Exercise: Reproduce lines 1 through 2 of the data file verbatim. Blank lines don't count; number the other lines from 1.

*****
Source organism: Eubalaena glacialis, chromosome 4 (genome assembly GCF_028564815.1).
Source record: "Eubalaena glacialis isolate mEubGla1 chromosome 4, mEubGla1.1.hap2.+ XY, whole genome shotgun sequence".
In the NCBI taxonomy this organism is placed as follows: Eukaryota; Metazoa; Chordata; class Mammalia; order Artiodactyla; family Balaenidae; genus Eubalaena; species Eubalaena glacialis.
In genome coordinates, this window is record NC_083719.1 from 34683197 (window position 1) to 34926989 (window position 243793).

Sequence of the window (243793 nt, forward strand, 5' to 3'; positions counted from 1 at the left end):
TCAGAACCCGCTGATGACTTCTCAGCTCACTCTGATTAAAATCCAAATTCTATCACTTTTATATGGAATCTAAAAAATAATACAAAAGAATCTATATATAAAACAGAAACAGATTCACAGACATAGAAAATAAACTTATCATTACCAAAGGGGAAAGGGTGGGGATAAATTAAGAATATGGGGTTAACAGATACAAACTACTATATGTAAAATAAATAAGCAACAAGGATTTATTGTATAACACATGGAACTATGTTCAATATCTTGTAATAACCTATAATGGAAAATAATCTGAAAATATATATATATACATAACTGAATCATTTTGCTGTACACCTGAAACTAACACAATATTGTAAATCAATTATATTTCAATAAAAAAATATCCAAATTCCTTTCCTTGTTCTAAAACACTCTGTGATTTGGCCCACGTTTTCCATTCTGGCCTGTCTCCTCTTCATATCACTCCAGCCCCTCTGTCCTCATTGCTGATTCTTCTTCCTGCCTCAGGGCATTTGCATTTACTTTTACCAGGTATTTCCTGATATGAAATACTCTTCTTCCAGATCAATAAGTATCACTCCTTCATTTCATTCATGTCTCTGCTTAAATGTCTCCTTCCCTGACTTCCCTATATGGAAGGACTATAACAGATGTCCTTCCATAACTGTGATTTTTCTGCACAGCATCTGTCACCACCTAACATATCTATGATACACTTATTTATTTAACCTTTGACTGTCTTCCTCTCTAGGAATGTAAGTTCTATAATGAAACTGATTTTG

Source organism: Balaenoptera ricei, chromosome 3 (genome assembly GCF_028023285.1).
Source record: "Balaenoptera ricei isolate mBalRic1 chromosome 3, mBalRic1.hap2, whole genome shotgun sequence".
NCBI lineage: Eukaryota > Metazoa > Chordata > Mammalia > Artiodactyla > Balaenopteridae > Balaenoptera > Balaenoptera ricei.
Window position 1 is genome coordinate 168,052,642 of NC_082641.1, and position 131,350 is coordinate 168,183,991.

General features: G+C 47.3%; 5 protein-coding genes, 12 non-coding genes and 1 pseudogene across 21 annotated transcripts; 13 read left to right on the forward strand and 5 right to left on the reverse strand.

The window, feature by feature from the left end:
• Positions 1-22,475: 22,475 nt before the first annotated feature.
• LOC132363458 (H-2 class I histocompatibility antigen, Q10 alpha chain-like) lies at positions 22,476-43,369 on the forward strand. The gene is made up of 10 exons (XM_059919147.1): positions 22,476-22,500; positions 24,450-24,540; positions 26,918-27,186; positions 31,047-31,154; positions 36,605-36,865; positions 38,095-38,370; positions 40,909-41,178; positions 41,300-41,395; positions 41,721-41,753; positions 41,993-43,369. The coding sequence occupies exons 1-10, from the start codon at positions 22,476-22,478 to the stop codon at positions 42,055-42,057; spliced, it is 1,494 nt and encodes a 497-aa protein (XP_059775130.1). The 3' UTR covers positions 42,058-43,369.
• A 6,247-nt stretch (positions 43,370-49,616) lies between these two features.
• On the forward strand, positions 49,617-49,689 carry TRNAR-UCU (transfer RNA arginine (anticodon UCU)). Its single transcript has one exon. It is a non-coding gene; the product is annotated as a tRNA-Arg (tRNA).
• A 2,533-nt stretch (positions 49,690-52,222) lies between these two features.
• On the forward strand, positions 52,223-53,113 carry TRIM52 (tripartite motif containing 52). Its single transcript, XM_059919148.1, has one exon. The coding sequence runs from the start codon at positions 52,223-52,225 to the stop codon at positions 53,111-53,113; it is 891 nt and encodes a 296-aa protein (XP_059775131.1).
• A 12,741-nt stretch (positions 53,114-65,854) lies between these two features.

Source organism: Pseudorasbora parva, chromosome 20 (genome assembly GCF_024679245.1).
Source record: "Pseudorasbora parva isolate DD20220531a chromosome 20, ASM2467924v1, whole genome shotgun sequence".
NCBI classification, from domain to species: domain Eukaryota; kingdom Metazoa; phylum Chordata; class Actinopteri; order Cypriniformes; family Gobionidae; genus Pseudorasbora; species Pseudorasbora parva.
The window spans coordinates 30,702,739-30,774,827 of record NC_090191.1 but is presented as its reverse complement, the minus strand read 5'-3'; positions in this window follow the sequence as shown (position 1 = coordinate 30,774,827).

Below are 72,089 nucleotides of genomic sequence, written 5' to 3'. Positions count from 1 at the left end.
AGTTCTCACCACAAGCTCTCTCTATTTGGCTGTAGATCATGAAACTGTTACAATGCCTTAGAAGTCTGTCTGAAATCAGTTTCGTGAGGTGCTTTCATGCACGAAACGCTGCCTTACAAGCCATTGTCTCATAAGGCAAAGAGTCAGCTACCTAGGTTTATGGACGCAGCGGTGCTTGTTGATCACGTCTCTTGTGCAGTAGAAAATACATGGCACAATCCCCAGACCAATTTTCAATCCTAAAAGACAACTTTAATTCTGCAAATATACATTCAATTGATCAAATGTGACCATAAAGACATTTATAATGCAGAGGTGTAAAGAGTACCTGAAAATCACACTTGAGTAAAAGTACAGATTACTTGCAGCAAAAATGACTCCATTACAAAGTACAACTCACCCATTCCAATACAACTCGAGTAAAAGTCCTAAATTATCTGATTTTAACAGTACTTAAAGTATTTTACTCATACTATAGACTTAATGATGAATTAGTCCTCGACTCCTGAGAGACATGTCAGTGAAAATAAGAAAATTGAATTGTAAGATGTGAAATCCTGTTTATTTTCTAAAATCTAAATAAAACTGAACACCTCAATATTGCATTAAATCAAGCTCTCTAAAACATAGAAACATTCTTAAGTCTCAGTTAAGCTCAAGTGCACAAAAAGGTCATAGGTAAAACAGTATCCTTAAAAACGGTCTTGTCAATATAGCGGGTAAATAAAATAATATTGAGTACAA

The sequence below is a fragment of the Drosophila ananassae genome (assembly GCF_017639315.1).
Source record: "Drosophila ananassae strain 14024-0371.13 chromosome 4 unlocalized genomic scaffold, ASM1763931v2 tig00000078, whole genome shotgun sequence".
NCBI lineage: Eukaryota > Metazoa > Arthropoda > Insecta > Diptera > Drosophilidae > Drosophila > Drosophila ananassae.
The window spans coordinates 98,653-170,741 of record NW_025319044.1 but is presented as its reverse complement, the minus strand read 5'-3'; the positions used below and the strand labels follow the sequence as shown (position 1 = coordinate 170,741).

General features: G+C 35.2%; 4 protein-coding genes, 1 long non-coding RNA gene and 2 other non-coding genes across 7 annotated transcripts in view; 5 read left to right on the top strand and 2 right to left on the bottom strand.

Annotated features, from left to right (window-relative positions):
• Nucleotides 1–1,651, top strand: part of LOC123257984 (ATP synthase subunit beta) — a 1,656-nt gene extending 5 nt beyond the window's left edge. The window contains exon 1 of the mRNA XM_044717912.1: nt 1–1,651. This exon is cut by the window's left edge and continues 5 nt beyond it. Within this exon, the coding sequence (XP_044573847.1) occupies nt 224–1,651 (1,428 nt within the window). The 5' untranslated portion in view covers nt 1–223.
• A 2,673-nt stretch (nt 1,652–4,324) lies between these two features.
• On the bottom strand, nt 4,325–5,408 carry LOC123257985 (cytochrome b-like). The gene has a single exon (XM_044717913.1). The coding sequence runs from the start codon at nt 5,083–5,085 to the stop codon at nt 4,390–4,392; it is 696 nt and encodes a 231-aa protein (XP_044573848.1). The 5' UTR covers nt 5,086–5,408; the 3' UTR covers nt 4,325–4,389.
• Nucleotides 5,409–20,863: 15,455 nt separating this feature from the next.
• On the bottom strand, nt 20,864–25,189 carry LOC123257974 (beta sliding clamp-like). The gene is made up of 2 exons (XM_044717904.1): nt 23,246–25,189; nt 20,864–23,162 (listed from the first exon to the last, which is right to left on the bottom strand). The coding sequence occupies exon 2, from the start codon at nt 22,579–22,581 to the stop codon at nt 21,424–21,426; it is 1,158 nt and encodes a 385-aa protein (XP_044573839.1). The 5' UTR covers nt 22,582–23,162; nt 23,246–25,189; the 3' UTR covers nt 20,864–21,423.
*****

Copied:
Source organism: Eubalaena glacialis, chromosome 4 (genome assembly GCF_028564815.1).
Source record: "Eubalaena glacialis isolate mEubGla1 chromosome 4, mEubGla1.1.hap2.+ XY, whole genome shotgun sequence".